A weary social worker writes:
I have had a ringside seat to the economic downturn this year. It is not an abstraction to me. The folks at the bottom are always the first to feel the pinch, when it comes. Clients of the agency I work at come through our doors every day requesting assistance with basic necessities like food, clothing, shelter and medications. As the year has progressed and New York State has chosen to repeatedly victimize its most vulnerable citizens, it has become more difficult to help people meet these needs. I have visited food banks with empty shelves, been told clients were ineligible for help when I knew they were and had to challenge these decisions. I have sat with clients while their applications for public assistance were reviewed by fraud investigators at social services. Our local social services department actually hired fraud investigators at the same time that it was laying off child protective workers demonstrating conclusively where our values lie and how genuinely mean spirited we are as a people. At the federal level Social Security routinely denies people eligible for benefits in the hopes that they will not reapply. Many people who receive benefits must hire a lawyer before social security will concede that they are indeed eligible. As the resources have become more limited, the level of scrutiny and inhumanity has risen accordingly.
I have, of course read about the rising unemployment numbers and the ensuing uptick in applicants for public assistance and food stamps nationwide like everyone else. It seems the chickens of Bill Clinton's (Best moderate Republican president ever)welfare reform are finally coming home to roost. We always knew that the flaw of his plan was an economy without jobs and here we are. The reform has no provision for an unemployment rate like we are experiencing now. Once again, our policy in practice serves to punish most harshly children and the elderly. Perhaps, it is time to repeal the child labor laws and begin allowing them to work 12 hour days again.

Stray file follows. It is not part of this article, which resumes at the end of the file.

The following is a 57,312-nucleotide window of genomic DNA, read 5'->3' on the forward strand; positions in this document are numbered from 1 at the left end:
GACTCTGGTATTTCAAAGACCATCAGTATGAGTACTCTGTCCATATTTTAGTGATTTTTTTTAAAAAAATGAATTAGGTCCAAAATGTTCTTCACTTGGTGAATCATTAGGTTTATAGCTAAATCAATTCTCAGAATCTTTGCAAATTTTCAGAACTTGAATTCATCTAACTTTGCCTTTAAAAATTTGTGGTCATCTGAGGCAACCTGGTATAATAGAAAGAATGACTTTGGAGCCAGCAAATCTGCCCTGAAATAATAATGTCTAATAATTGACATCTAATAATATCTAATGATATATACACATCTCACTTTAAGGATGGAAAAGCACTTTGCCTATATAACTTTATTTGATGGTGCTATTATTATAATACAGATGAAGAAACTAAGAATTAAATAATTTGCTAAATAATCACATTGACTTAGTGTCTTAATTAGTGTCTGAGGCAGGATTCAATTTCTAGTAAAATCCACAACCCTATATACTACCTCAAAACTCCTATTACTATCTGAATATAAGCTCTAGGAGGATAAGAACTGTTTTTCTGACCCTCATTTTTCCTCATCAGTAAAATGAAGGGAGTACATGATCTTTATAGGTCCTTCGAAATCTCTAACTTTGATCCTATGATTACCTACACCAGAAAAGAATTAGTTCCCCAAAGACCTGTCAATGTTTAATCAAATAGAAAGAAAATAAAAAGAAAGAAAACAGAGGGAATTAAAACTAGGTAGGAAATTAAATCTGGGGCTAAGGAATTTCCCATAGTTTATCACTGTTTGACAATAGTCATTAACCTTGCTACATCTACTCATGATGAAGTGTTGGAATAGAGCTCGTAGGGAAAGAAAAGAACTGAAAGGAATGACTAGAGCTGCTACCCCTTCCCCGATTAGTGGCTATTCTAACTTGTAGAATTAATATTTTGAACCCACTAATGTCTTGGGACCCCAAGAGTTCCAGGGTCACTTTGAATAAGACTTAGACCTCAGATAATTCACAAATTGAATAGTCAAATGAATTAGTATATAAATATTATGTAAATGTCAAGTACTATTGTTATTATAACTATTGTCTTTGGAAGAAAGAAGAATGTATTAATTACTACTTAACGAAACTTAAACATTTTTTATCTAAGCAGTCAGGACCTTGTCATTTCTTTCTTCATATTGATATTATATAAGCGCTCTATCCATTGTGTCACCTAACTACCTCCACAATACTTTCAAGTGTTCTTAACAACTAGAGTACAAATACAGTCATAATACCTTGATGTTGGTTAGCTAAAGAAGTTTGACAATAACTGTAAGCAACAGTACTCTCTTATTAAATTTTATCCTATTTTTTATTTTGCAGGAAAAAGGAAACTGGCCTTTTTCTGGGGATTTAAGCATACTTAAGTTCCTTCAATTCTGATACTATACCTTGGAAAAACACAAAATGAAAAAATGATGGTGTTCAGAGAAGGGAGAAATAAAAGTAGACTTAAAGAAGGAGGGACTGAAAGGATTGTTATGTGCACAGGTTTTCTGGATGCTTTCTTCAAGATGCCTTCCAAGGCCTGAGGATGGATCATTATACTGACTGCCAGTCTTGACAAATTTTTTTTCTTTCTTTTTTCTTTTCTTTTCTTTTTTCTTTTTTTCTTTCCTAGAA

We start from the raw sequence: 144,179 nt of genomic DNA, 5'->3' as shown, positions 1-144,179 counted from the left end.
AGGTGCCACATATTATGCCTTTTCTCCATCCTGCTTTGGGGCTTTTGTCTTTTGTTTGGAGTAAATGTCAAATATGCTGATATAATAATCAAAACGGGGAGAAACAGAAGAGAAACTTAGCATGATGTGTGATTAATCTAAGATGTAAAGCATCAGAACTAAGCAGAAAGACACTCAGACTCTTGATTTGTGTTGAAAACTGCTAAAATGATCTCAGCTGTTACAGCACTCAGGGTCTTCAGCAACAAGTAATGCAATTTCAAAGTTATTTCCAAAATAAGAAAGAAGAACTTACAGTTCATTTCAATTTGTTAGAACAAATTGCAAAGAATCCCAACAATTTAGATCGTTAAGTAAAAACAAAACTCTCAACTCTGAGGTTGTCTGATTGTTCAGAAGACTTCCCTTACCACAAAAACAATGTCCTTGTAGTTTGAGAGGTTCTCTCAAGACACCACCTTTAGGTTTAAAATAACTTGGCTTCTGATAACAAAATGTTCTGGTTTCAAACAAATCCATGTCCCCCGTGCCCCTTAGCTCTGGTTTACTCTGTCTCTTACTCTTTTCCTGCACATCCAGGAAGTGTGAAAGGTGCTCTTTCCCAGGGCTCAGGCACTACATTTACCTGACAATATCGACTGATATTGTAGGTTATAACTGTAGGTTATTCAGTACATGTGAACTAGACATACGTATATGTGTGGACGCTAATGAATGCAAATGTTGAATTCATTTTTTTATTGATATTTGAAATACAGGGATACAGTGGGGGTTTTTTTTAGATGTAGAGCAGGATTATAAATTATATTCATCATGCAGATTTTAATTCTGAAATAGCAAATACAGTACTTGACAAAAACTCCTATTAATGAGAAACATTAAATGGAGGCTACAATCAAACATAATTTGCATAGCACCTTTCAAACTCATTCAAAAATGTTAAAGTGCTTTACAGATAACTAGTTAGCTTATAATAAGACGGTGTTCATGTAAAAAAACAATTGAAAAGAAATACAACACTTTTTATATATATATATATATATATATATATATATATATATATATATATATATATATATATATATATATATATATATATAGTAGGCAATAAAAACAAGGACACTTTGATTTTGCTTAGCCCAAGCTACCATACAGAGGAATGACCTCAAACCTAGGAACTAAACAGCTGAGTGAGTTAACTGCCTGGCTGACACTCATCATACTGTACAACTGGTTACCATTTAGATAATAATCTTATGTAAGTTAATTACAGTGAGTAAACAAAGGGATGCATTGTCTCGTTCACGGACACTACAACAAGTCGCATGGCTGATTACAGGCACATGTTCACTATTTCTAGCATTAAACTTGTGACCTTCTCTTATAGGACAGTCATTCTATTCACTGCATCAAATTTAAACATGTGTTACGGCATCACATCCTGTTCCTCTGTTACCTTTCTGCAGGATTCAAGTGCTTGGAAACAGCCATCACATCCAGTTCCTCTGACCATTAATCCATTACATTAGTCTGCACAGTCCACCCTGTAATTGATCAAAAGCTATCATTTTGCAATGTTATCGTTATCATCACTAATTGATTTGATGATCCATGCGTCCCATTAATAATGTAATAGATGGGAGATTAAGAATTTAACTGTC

For nearly 30 years we have done our best to dismantle the safety net for the poor and struggling among us. I keep praying that we have reached the end of this folly. At 42, these policies are what I have known my entire work life. I dream about social service programs and rules that would treat people like human beings, rather than as an undesirable applicant to be culled out. I want so badly for us as a nation to stop punishing people for being poor, or elderly or a child of poor people. This holiday season was hellish as I watched scores of our clients navigate the realities of a holiday with nothing but further grinding poverty. Some days I am just weary from the strain of witnessing the suffering that goes on around me. It takes a toll that is more than physical, it eats away at the soul to see people ask for so little and receive far less.
As I contemplate how to pry a few dollars from these systems designed to humiliate and degrade my clients, already struggling with being social outcasts, chronic illness, drug addiction and mental illness I sigh audibly. I read of billion dollar bailouts and disappearing pallettes of cash as I ponder how to help a family with $400.00 so they will not be homeless in three days. I am so very tired.